Still running with Ben, we reached the Chelsea Marina, where concerned doormen in top hats watched warily in case we decided to make a dash for the cool hotel foyer. I did however, spot a rather bored looking security guard and asked him if there were any public toilets in the area. Why yes, he responded, there is one right there, pointing to a half-hidden doorway. I was so surprised and delighted that I rushed in and used the facility, forgetting to fill my nearly empty water bottles. Emerging back into daylight, I was equally delighted that Ben had kindly decided to wait for me, as it seems he too was enjoying the conversation.

Trotting past champagne quaffing socialites (WAGS?) we were joined again by Mark, Andy, and Rich Cranswick who amusingly told me about his running heritage (brought up by a wolfpack?), and his PoS experience last year. This again brought home the enormity of this challenge. Other important questions were asked in the group, such as, whats the nickname for Fulham Football Club? (The Cottagers). How many pubs have we run past so far? What would you rather have, a pint or an ice cream? (Pint). At this point, Mark and Andy admitted that they were working too hard and took a conscious decision to ease off which I think was a wise move. Arriving at CP1 at 1530 hrs (5hrs for 26 miles covered so far), I was surprised by the carnage that greeted us. Many of the early pacesetters were lying on the floor, treating nasty blisters, cooking food, and many were covered in heavy salty deposits. Surely this couldn’t be a good sign for later on?

Leg 2 – Brentford to Ouzeley (52M) – Bubblewraphead

Not wanting to hang around too much, I quickly filled my bottles with water, added some snacks to my front pouches, applied some rocktape to a small patch on my lower back (caused by a strap buckle), and some blisteeze to my right heel. This small hot spot was probably caused by excessive weaving around tourists, so I would advise runners to walk Tower Bridge, and Parliament next year. Ben was concerned about his feet and applied so plasters to his forefoot.

Leaving many runners behind us, myself, and Ben then switched to more of a run/walk pattern, aware that the temperatures had risen, and that we had 26 miles to the next checkpoint. I had decided to fill one bottle with water, and the other with High5 Zero electrolyte. In addition to this, I was regularly popping salt tablets (Succeed S-Tab!) on an hourly basis. This worked really well for me and I will employ similar electrolyte tactics in the future.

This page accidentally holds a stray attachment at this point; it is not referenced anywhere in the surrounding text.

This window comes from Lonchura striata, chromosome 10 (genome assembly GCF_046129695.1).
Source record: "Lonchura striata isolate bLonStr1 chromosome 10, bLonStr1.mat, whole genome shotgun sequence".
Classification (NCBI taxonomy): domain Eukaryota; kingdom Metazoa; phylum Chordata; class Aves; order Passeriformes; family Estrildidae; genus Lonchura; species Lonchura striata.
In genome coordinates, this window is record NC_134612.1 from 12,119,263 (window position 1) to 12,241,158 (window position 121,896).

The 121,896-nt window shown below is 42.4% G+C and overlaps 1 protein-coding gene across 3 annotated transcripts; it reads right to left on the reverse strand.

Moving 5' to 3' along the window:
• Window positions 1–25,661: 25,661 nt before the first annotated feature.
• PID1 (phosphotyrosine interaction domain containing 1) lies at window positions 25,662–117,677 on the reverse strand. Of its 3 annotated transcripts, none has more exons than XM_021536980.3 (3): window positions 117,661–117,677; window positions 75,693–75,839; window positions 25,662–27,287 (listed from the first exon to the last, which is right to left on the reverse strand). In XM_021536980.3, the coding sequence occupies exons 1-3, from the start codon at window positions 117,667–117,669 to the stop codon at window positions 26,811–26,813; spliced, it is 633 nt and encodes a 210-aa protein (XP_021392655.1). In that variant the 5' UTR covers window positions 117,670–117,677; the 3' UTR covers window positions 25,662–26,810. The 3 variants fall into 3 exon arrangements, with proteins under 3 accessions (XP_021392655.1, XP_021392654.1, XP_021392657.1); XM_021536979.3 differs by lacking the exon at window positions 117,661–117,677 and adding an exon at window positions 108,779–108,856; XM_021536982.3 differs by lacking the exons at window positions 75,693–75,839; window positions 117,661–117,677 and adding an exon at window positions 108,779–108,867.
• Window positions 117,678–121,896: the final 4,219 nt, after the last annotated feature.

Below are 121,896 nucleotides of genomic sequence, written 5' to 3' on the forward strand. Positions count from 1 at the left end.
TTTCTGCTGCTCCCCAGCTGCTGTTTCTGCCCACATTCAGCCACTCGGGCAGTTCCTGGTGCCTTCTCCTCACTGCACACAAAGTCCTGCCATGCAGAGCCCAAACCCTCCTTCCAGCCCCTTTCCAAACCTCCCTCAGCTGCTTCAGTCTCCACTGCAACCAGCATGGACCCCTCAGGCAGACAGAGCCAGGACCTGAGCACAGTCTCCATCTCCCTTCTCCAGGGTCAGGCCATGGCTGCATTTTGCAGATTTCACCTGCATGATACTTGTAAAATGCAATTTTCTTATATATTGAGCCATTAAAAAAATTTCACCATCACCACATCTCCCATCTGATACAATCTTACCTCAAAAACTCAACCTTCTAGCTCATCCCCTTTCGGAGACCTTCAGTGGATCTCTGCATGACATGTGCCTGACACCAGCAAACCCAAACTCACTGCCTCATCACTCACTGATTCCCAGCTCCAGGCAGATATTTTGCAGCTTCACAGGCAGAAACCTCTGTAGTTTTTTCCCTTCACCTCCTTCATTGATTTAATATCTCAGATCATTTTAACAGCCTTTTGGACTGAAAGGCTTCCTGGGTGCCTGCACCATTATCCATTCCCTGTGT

I think that we must have taken a wrong turn after a mile or so, as we ran for a couple of miles along a road in Twickenham, and when we did find the River again, some of the runners who were previously behind us, now were back in front. I wasn’t too concerned about this, as I was sure that similar events would happen again later when tiredness would affect our judgement (and they did)

Back on the river, a series of locks now greeted us, and I had prelaminated a schedule of locks / distances / and available facilities as part of my preparation (geek alert). Unfortunately, I didn’t realise that a lot of the water taps / toilets were not readily available to pedestrians, and many were locked up outside of normal working hours. When arriving at Teddington lock, we switched to the South side of the river but couldn’t find the water point. Walk running along the river, we constantly navigated among other groups, and runners, including Jerry Hunter, whose salt encrusted Skins top was a lively topic for discussion, and we all admired the magnificent views on this stretch of river. In particular, Hampton Court palace was resplendent in the evening sunshine.

Arriving at Molesley lock (38M), I asked an elderly fisherman as to where I could find the water point. He asked what this was for, so I explained that we were in a race to the source of the river. He then asked me and Ben to follow him through an adjacent green door, and into his kitchen! He kindly allowed us to fill our bottles and wished us well for the race. Emerging back on to the path, a group of 4 runners (including Lee Bhagat) stopped in their tracks, and I asked Les if he would mind helping these guys out too. With a twinkle in his eye, he beckoned them into his pad and said this was a bit of fun as his wife was away for the evening.

Shortly afterwards a more difficult stretch of navigation was required around Shepperton (we had to cross the river and then weave our way back to the river, again we were overtaken by more knowledgeable competitors). I was also laughed at by some local teenagers who amusingly shouted out ‘Run Bubblewraphead, Run!!’ in an InBetweeners style. This actually made me laugh too, and seemingly not much could break my good vibes.

As twilight approached, I talked to Ben about a potential pit stop and he surprised me by saying that he didn’t have any cooking equipment with him and instead was relying on powdered energy drinks, home made flapjacks, sundried bananas (these were really good!), and packets of nuts in order to reduce his pack weight. We found an available water tap at Chertsey lock and filled my bottles. Initially using a nice stretch of grass, I had to move the stove to a nearby bench after being told off by an irate lockkeeper. 2 minutes of boiling using the excellent JetBoil stove, and my dehydrated food (pasta, 600kCal) was cooking nicely. I also made an extra coffee for Ben to keep him warm. To save time, I layered up, put my headlamp on, and decided to eat the pasta on the go. This proved difficult on the uneven towpath, and I ended up spraying half of the food all over myself. Next time, I vowed to cook the meal, then have a quick kip while it cooled, and scoff quickly before moving on (Lesson #2).